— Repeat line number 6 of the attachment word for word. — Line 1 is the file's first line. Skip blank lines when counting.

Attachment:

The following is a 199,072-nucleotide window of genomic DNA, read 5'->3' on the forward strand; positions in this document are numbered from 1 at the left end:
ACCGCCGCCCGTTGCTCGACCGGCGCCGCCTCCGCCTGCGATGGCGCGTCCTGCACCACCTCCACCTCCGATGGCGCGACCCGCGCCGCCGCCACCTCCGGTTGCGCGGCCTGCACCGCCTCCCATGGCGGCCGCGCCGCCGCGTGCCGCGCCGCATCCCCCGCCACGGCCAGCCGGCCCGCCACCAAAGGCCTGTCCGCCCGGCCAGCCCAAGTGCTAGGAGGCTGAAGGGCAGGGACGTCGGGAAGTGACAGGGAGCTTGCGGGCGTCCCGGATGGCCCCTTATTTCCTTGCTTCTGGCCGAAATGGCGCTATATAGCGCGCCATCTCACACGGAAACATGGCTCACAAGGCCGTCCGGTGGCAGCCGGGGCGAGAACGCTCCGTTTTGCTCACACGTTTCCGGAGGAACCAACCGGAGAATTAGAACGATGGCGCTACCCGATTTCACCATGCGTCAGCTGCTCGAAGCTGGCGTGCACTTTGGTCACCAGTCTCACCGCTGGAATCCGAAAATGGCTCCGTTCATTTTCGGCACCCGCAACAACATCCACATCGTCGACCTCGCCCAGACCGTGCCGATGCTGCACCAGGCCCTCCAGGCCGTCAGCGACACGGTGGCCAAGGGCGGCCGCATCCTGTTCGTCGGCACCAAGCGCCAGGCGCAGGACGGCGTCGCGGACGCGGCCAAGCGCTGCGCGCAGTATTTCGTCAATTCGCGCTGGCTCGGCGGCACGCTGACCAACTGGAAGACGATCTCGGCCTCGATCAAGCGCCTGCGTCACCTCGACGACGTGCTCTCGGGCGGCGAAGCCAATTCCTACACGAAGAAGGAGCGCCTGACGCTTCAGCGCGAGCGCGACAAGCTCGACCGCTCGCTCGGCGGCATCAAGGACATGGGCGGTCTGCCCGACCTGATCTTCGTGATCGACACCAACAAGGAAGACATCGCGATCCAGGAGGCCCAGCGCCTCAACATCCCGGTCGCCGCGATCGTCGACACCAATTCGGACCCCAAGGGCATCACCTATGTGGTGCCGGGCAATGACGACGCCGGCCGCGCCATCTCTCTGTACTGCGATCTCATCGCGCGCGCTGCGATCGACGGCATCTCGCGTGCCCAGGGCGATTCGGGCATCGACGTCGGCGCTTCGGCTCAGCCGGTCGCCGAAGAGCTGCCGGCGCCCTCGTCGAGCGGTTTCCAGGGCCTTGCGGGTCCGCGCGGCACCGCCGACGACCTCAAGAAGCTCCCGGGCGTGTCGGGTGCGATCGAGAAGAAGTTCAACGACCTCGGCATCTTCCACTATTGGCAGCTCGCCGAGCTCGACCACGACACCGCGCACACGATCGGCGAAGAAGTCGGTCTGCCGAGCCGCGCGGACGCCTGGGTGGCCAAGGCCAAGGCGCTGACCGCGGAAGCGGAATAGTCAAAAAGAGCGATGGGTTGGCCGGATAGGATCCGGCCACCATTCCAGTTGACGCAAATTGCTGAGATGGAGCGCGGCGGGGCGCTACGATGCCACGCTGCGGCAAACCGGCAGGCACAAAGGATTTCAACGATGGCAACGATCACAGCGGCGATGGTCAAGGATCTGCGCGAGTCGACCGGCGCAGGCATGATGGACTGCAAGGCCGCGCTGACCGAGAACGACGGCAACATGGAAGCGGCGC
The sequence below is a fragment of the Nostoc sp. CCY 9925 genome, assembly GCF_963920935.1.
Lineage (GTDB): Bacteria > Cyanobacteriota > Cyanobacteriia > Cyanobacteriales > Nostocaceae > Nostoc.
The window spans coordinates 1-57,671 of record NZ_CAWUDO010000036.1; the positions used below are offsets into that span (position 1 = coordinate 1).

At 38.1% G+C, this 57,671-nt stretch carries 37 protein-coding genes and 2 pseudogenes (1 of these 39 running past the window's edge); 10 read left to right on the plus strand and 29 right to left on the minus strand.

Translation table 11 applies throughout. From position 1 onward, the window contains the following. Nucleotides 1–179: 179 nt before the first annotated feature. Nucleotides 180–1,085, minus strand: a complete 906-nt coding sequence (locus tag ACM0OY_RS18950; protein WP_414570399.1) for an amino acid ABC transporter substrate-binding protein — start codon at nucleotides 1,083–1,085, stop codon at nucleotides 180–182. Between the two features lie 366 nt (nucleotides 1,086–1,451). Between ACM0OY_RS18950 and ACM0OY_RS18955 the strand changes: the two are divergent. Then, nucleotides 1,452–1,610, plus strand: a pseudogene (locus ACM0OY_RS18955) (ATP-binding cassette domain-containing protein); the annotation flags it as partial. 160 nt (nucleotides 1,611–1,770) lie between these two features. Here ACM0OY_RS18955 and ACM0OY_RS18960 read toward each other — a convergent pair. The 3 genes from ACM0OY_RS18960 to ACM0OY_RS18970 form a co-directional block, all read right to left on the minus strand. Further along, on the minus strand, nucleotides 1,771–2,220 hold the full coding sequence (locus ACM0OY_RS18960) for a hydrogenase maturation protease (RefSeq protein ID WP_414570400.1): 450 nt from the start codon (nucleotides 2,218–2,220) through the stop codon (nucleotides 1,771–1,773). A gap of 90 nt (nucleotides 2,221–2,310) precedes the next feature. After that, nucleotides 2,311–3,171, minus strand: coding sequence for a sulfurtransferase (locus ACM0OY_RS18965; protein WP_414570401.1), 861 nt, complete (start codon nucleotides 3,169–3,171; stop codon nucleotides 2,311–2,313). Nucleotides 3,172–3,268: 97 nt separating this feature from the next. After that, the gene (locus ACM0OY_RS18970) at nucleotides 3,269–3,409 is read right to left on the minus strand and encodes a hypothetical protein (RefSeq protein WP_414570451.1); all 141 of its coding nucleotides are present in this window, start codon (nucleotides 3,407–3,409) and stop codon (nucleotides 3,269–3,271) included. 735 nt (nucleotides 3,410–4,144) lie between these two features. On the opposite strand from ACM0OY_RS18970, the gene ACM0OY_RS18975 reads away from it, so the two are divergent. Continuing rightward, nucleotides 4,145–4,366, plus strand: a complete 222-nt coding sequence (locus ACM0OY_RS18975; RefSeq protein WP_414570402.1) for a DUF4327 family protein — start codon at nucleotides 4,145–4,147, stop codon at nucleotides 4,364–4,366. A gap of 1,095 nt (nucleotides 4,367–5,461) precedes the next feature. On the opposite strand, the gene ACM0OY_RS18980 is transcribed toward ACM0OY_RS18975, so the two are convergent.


At 38.1% G+C, this 57,671-nt stretch carries 37 protein-coding genes and 2 pseudogenes (1 of these 39 running past the window's edge); 10 read left to right on the plus strand and 29 right to left on the minus strand.